I hadn't thought of the linguistic consequences, however, and would be interested to see what European translators have to say about this.


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Balasubramaniam L.  Identity Verified
India
Local time: 01:33
Member (2006)
English to Hindi
+ ...
TOPIC STARTER
How big is the English slice in the EU linguistic pie? Jun 16, 2016

Robert Rietvelt wrote:

The EU for us European translators is gift from heaven.



Very true. EU is one of the major multi-lingual regions of the world, the other being India. The EU generates a huge volume for the translation industry. The English slice in this EU linguistic pie should be quite big. It could suddently disappear if the UK quits the EU, causing a major reshuffle in the language portfolio of the EU. I am sure it will have a dramatic impact on translators in the EU, particularly on those translators translating into English. It could wipe out a major portion of the income of such translators, especially those who subsist on translating legal documnents of the EU into English.


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Thomas T. Frost  Identity Verified
Germany
Local time: 22:03
Member (2014)
French to Danish
+ ...
Not much Jun 16, 2016

As long as the Republics of Ireland and Malta remain Member States, I don't see how they could do without English as an official language. In that case, there should be no changes to the amount of English translations.

English is likely to remain one of the internal main working languages too, as all of the Nordic countries and the Netherlands absolutely depend on it. There is no way these countries' representatives are going to switch to German or French. That's simply not going to happen. English is like a sort of secondary mother tongue to them. The EU will also need English for communicating with the outside world.

Why should the status of English in the world change? It is not because of the EU that English has obtained its dominant status. The EU has very little importance in the international economy anyway, and if you ask an average Briton, you'd have a hard time getting them to agree that the EU adds prestige to anything.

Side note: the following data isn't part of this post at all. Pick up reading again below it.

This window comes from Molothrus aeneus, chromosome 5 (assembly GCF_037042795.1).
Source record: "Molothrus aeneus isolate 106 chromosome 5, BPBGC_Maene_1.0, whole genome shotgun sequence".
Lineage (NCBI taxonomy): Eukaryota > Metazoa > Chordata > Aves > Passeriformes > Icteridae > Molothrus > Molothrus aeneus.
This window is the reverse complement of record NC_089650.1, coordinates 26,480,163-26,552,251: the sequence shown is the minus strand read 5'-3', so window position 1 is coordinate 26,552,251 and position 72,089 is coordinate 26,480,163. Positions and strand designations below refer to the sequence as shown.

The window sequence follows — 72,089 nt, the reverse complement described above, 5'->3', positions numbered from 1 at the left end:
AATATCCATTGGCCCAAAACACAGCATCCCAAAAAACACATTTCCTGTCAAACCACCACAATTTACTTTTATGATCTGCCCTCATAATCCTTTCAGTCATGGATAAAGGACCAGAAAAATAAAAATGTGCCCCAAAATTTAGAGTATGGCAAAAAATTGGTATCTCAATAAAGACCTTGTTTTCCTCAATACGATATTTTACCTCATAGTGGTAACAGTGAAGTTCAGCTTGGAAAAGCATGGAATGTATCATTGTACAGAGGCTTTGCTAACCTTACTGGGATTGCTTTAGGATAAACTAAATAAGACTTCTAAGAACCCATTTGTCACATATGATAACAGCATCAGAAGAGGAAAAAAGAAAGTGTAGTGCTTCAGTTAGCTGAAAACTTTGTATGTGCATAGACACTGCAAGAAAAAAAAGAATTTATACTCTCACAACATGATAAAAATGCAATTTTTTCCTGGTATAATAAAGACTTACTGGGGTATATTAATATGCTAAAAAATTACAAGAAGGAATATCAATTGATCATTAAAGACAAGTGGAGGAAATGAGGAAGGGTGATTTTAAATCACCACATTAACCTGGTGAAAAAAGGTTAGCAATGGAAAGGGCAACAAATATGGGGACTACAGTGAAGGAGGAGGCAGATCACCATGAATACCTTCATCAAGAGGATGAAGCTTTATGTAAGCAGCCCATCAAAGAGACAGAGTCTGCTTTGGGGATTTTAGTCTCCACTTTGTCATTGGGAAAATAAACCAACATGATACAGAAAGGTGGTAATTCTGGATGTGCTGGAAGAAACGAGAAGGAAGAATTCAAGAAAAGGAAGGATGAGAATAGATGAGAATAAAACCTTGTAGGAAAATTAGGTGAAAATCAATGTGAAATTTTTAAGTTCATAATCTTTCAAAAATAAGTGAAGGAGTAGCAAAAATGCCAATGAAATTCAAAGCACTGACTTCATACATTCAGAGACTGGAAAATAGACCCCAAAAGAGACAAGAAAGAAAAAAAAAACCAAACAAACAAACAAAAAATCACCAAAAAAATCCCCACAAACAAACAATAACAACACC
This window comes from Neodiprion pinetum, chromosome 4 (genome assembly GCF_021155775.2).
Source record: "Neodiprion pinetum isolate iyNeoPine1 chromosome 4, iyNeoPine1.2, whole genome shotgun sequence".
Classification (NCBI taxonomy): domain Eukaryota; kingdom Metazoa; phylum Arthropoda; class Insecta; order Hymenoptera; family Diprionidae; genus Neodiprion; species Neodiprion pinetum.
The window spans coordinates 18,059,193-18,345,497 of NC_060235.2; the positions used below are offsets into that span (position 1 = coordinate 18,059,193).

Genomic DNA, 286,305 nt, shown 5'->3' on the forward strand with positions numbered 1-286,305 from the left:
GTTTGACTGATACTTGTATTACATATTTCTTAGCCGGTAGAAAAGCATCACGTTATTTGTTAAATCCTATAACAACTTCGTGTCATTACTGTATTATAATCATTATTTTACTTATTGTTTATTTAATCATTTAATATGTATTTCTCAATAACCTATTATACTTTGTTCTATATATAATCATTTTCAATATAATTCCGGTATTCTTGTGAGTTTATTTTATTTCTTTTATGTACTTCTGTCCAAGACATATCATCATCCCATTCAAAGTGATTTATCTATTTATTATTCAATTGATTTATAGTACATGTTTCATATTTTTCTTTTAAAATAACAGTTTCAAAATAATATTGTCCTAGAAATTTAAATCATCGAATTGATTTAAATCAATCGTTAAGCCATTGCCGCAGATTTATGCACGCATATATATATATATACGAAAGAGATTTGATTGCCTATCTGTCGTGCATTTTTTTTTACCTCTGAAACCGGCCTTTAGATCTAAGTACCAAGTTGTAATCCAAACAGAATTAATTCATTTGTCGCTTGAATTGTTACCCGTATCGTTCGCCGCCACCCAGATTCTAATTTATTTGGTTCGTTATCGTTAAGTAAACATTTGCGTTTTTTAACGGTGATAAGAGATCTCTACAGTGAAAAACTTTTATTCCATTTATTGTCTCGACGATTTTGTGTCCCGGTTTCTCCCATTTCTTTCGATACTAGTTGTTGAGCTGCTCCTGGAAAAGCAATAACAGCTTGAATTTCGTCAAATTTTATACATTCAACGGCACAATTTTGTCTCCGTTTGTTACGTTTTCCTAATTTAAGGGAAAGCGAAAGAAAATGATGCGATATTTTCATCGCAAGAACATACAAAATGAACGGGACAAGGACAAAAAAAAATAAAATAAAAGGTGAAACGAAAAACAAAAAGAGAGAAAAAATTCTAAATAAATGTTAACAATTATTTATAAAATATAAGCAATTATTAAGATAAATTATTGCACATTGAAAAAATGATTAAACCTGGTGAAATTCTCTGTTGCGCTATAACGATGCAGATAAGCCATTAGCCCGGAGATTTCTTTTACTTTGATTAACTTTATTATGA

It's possible the incentive for learning English in many European countries would evaporate, as you say, but in certain countries, it wouldn't make much difference compared with today, and someone who has failed to learn English properly has essentially shot themselves in the foot, as it simply limits opportunities.


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Balasubramaniam L.  Identity Verified
India
Local time: 01:33
Member (2006)
English to Hindi
+ ...
TOPIC STARTER
It could be manna from heaven for English to other European language translators Jun 16, 2016

Joseph Tein wrote:

You forget that there is also another country (named United States) that produces a lot of English documents that have to be translated...


Yes, there are many such countries, Canada, NewZealand, Australia, etc. but unlike the EU, they are all mostly mono-lingual, and don't generate much translation work into English. It is the other way for them, that is they need to translated from English to other languages.

With English blinking out of the EU, the traffic in translation from English into other languages would automatically increase, especially in the EU market, and in this sense, the Brexit would have a salubrious effect on English-to-other-European-languages translators (especially German and French).

But it would be a kiss of death for translators translating from the main European languages into English.

This could also affect the overall status of English in the world, if it ceases to matter in one of the larger economic zones of the world, the EU.

But I suppose all this will play out over many years, so we translators would have plenty of time to adujst.

Also, the Brexit could fizzle out just the way the Scotland referendum fizzled out, and then we could go back to our bad old ways unconcernedly!


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Robert Rietvelt  Identity Verified
Local time: 22:03
Member (2006)
Spanish to Dutch
+ ...
I fear.... Jun 16, 2016

... a lot of jobs indeed might disappear and/or the rates will go down and/or it will become harder to do business. Our profession goes on the flows of the EU/world economy. Just see what happened to us during the last financial crisis a few years ago.

I fear that is what is awaiting us.


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Thomas T. Frost  Identity Verified
Germany
Local time: 22:03
Member (2014)
French to Danish
+ ...
The EU Jun 16, 2016

Robert Rietvelt wrote:

Never thought about it that way. My biggest fear is that, if the Brexit becomes real, it would mean the end of the whole EU as we know it.